TSMC has announced that it will begin volume production of chips using 18 inch (450mm) wafers in 2018.
J.K. Wang, vice president for operations at the mega foundry, said at a conference held by industry body SEMI in Taipei that the company is expecting to complete specification settings for 18 inch wafers in 2014 or 2015, with a view to setting up pilot lines in 2016 or 2017, according to The Taipei Times.
Assuming that each step goes to plan, Wang said that TSMC expects to then begin volume production in 2018, which would also coincide with plans to move to 10 nm process production with FinFET transistors at the same time.
He said that the company has now completed its planning stage for 18 inch wafer production, and will work with other chip manufacturers as part of the G450C alliance to set standards for the technology.
The move to 18 inch wafers from 12 inch wafers will mean manufacturers will be able to get double the amount of chips from each wafer produced, with the same effort.
Wang also gave an indication of the development timeline of other chip production technologies. Vice president for research and development, Burn Lin, said that TSMC would use legacy immersion technology up until 10 nm process production, according to the Taiwan Economic News.
For production at smaller processes, TSMC is considering using e-beam lithography technology, while it waits for another next generation production technology, extreme ultraviolet (EUV) lithography, to mature.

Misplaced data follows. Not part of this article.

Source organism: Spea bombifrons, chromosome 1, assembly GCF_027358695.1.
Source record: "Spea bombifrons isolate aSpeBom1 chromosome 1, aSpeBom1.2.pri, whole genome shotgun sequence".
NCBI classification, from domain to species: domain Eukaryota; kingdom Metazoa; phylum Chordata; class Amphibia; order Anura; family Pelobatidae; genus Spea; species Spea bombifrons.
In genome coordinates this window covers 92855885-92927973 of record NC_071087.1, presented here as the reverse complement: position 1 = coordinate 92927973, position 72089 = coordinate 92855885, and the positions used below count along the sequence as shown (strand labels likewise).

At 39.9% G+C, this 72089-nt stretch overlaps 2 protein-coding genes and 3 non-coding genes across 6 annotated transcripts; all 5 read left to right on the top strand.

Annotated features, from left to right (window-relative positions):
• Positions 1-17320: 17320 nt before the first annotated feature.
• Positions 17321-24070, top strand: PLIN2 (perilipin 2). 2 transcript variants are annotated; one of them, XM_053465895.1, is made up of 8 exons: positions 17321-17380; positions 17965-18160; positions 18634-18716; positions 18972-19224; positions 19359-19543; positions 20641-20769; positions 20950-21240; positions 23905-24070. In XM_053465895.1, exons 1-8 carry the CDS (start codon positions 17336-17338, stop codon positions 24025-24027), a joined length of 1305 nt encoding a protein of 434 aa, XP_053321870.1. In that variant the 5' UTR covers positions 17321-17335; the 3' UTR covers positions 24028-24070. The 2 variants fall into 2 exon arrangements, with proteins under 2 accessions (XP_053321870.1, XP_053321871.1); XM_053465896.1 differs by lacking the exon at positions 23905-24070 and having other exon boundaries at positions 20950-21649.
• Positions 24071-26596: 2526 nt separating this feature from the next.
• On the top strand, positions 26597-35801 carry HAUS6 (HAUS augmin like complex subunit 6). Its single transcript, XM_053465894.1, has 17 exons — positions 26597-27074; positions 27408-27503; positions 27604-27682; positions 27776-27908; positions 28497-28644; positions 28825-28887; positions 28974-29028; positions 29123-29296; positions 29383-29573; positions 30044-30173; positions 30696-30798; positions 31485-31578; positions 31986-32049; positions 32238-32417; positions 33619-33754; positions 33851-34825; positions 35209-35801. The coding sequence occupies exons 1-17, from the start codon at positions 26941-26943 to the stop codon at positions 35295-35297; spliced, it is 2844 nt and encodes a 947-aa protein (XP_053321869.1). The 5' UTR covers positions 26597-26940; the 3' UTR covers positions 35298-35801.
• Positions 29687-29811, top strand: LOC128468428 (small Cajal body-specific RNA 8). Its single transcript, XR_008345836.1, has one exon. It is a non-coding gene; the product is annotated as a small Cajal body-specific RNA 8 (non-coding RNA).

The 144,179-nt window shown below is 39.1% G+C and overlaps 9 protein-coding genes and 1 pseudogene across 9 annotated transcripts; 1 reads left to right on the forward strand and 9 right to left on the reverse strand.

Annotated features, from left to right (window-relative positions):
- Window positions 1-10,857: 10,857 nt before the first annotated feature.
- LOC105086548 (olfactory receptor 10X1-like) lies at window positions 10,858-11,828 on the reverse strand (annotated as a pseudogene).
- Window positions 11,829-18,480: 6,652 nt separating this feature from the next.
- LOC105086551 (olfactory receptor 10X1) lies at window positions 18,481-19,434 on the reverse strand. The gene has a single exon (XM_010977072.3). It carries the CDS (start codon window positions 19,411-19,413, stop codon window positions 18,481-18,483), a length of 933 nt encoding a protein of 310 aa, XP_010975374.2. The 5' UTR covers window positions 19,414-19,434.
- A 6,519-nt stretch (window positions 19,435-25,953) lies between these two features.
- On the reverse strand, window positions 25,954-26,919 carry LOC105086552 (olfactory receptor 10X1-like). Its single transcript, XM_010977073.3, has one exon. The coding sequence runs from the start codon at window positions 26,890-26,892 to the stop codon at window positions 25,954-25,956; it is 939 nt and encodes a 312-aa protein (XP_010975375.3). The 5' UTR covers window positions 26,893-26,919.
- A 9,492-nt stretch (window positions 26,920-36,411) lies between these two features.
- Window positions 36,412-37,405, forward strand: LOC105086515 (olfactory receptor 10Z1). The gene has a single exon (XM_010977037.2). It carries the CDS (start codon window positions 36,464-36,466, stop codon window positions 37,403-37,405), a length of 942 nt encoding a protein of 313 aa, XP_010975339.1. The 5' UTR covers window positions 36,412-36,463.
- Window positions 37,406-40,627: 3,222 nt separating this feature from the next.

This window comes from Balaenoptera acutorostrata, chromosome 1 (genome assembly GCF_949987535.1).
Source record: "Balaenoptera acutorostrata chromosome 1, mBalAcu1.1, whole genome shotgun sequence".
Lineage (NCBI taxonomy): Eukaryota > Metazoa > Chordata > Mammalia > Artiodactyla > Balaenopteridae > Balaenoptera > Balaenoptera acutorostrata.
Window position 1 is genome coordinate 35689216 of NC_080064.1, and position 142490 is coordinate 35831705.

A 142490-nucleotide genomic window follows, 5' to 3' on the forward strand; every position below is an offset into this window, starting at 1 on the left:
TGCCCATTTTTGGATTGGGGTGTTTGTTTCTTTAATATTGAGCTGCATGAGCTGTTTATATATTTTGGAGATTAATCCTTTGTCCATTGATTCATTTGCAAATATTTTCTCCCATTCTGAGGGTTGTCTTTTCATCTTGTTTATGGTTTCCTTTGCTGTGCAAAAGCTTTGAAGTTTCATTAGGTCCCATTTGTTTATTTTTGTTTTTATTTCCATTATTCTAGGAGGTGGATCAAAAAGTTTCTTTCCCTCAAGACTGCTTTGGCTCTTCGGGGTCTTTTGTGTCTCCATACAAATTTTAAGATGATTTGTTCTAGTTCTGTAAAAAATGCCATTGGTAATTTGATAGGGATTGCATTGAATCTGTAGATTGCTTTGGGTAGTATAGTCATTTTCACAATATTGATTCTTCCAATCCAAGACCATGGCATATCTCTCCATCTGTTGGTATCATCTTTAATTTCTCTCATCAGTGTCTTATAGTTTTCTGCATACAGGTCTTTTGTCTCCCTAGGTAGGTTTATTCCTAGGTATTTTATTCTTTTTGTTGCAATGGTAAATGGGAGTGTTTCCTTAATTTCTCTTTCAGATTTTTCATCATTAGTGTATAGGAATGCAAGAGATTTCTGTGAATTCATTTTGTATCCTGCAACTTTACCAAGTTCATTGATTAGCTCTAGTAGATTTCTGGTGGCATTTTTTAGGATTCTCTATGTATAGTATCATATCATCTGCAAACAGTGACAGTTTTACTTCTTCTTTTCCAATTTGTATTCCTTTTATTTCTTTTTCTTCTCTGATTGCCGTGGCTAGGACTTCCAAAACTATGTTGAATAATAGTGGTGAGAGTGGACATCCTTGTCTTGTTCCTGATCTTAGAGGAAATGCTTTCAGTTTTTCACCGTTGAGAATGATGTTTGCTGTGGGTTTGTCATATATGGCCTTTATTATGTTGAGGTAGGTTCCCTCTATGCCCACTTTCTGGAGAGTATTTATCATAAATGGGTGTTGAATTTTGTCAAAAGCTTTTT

While EUV is not the only option for TSMC for 18 inch wafers, or Intel or any others for that matter, Wang said that that the firm would be waiting for ASML to move ahead with development of its production technology in 2015. Wang contends that this has led to a delay in the move to 18 inch production.
Chip industry analyst Malcolm Penn at Future Horizons told TechEye that the timeframe given by TSMC for implementing 18 inch production is more achievable than previous estimates.
“That’s more realistic, that beats their original one that said 2013,” Penn said, adding that there has a certain amount of chest beating in the past.
While Intel and TSMC have both been chucking money at developing EUV technology, Penn thinks that 18 inch production will not necessarily hinge on its use, and Intel is expected to move to 18 inch production ahead of TSMC.
“Each of those timings is completely independent, they may for convenience choose to time them together, but they don’t have to,” Penn said. “It is purely convenient, nothing technical.”
“Samsung may choose to link them in a different way,Intel may choose to link them in a different way, we are talking about implementation – Intel can hang on to lithography longer than the other other two can,” Penn said.